The Cuban Missile Crisis And The United States Essay

- “The Cuban Missile Crisis” The election of 1960 ensured John F. Kennedy of his position as arguably the most powerful man in the world: President of the United States (1960 Presidential General Election Results). His first term in office would not be an easy one due to conflicts which had been festering between the United States and their Southern neighbor, Cuba. Kennedy’s first term would be immediately challenged by Cuban-Soviet Russia relations. The year 1962 was a difficult one in United States history as Kennedy faced various obstacles in foreign relations with Cuba and Russia....   [tags: Cold War, John F. Kennedy, Cuban Missile Crisis]

Powerful Essays
886 words (2.5 pages)

Essay on The Pros and Cons of Migration to Australia

- The Australian Oxford mini dictionary (2006, p.318) states that, migration is the movement from one place; especially a country, to settle in another. As stated by Mulvany & Caroll (2003, p.28) during the past ten decades the Australian Government has tried various ways of enticing people to immigrate to Australia. Australia is one of the most multicultural countries in the world. According to Mulvany & Caroll, “The number of countries represented by people coming to Australia is a lot greater today than it was at Federation, in 1906”(2003, p.28)....   [tags: Migration to Australia]

Powerful Essays
1140 words (3.3 pages)

Negative Effects of Mass Migration Essay

- Since the dawn of time people move from one place to another in search of more opportunities and a better life. These migrations continued up until the present era and have even increased. The complexity of migration has also increased due to the formation of nations with clear defined boundaries. It has been argued that the increase in migration as a whole has great benefits to mankind. However, this movement of people has caused the promotion of phenomena such as overpopulation, ethnic factionalism and social stratification which has had harmful social, economical and political impacts....   [tags: Migration]

Powerful Essays
1838 words (5.3 pages)

The Cuban Missile Crisis And The President Of The United States Essay

- On May 25th, 1961, the 35th President of the United States John F. Kennedy proclaimed his goal of putting a man on the moon by the end of the decade in his Moon Speech. Besides his talent as an esteemed speaker, his speech was efficacious due to him alluding to the hardworking nature of the American people, and how further exploration into space was an ample distraction to the copious number of tense situations that had plagued the world at the present time. During the early sixties, Communist dictator Fidel Castro was running rampant in Cuba, and with the country being near to the United States, President Kennedy had to use his power as the President to attempt to end the tyranny in Cuba....   [tags: John F. Kennedy, Cold War, Cuban Missile Crisis]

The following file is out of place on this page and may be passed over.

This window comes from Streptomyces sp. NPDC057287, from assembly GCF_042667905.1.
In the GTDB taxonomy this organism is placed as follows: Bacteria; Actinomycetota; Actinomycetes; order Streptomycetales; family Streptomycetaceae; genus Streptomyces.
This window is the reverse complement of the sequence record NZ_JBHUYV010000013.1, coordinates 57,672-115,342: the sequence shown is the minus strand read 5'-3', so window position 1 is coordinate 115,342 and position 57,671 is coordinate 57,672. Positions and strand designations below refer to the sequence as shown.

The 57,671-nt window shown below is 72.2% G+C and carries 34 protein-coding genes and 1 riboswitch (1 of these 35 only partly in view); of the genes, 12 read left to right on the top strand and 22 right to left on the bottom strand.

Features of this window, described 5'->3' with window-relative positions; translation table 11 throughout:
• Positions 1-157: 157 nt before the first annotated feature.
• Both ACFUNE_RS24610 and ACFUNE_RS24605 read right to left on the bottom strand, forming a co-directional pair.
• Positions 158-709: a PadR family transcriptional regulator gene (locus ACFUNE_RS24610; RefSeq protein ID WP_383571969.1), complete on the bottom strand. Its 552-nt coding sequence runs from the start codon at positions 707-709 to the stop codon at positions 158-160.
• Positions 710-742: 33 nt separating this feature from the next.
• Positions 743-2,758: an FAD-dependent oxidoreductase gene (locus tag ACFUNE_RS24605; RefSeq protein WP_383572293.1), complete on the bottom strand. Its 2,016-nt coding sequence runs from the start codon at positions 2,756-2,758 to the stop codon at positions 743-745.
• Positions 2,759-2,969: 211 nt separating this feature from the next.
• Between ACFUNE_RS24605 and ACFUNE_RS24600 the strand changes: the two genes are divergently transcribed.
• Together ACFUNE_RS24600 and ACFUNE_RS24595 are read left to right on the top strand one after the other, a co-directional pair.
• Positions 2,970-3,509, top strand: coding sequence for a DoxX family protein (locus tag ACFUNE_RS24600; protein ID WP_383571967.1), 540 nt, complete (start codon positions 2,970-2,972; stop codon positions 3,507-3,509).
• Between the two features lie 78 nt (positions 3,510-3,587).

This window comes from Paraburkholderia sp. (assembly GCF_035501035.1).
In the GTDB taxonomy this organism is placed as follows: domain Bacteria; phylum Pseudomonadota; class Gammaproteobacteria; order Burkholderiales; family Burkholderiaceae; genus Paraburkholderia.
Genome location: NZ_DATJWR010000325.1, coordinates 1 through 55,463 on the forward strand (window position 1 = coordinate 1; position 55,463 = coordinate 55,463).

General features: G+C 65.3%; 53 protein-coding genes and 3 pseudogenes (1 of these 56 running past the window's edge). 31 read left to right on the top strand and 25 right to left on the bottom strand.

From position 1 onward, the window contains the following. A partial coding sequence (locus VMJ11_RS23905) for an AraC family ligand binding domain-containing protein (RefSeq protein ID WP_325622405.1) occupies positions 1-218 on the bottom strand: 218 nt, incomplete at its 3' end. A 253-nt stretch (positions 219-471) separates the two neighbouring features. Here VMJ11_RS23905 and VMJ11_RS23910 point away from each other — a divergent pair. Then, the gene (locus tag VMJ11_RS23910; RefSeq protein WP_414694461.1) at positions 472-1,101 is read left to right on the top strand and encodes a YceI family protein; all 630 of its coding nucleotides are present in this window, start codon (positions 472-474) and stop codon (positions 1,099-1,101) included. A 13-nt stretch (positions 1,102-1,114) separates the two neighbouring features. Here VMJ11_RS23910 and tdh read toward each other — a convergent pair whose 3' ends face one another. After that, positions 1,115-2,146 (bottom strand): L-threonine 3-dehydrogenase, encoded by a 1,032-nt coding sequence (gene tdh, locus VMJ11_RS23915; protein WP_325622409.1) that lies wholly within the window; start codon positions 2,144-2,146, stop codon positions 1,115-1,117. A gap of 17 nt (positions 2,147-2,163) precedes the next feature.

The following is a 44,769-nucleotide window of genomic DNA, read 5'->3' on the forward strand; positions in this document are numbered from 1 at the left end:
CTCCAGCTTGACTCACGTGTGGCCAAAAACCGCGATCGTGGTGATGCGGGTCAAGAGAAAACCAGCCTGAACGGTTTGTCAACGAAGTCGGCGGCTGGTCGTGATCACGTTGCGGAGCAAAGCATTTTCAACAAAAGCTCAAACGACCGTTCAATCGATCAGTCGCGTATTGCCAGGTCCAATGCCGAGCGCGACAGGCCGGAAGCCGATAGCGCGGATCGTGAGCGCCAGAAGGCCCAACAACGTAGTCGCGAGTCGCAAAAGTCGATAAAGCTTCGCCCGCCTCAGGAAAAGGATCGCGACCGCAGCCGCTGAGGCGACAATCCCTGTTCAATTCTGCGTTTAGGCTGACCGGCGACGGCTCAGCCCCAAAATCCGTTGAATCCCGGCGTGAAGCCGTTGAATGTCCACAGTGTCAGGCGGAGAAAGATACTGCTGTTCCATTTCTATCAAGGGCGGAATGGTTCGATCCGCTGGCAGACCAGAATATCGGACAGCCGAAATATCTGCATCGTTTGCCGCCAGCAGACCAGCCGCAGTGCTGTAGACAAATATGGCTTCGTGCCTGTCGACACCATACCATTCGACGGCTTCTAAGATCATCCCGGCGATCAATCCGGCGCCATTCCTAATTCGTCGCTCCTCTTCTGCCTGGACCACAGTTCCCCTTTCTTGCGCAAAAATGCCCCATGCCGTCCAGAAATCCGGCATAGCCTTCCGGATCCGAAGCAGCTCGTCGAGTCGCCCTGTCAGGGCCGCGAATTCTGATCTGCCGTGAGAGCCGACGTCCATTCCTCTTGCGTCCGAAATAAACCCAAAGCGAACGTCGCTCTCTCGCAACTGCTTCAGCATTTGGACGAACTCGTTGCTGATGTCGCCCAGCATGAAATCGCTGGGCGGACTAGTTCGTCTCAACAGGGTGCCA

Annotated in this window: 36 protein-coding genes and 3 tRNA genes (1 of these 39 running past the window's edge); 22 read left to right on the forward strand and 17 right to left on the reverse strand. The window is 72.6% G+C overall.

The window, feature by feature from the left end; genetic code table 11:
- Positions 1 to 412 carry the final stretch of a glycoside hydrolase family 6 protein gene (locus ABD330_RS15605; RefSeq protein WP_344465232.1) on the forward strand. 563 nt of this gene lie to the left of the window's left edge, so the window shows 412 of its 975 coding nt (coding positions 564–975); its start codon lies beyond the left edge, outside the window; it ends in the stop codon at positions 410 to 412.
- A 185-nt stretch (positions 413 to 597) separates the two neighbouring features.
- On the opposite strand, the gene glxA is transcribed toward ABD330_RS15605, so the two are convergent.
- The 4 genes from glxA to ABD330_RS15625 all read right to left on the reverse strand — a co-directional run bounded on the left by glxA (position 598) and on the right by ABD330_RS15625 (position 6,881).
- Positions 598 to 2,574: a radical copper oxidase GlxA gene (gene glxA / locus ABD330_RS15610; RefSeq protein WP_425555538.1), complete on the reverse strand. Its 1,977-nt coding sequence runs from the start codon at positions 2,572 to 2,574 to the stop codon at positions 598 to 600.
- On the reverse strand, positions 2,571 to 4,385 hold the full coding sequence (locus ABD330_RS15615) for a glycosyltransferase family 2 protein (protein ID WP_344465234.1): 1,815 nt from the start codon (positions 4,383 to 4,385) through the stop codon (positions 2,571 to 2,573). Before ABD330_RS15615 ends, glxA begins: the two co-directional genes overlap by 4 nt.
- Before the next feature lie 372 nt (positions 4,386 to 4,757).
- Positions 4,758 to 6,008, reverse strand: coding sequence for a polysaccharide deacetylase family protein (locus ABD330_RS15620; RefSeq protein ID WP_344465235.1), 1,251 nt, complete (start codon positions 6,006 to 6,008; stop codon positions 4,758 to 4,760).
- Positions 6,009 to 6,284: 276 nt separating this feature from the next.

Powerful Essays
1004 words (2.9 pages)

Essay about The Cuban Missile Crisis Of The United States

- As most are well aware, the small island of Cuba is just a short distance away from the United States. Because of this, the chance of interactions, or more importantly interventions and invasions, were very much likely. Nevertheless, these interventions might not always result in a happy medium. This idea is apparent in the fiasco known as the Cuban Missile Crisis; which lasted a total of thirteen days in October of 1962; from the fifteenth to the twenty-eighth. These two weeks of sitting on pins and needles may seem like a short amount of time in retrospect, however, in reality, a few quick orders from either party could have ensured the mutual destruction of everyone involved....   [tags: Cold War, Cuban Missile Crisis, Cuba]

Powerful Essays
977 words (2.8 pages)

The Cuban Missile Crisis Of The United States Essay

- Air Force General Curtis LeMay, who served on the Joint Chiefs of Staff during the Cuban Missile Crisis said that the resolution between Nikita Khrushchev and John F. Kennedy to end the crisis was “the greatest defeat in our history.” Many other high ranking officials in the United States of America at the time agreed with him. Looking at the facts, it is plain to see that LeMay was right- while the United States didn’t ‘lose’ in the traditional sense, the Soviet Union achieved a more favourable outcome at the conclusion of the Cuban Missile Crisis....   [tags: Cold War, Cuban Missile Crisis, Soviet Union]

Powerful Essays
701 words (2 pages)

Cuban Migration into the U.S. Essay example

- Cuban Migration into the U.S. There have been several regions of United States that have gone through cultural changes throughout time. The indigenous people on the East coast went through a cultural change when the pilgrims landed on Plymouth Rock. The people that lived in the North went through a cultural change when the French entered by the St. Lawrence River bringing their Roman Catholicism religion. The people that were living in what is now Alaska went through cultural change when the Russians entered the area with their new language and orthodox religion....   [tags: Papers]

Powerful Essays
1629 words (4.7 pages)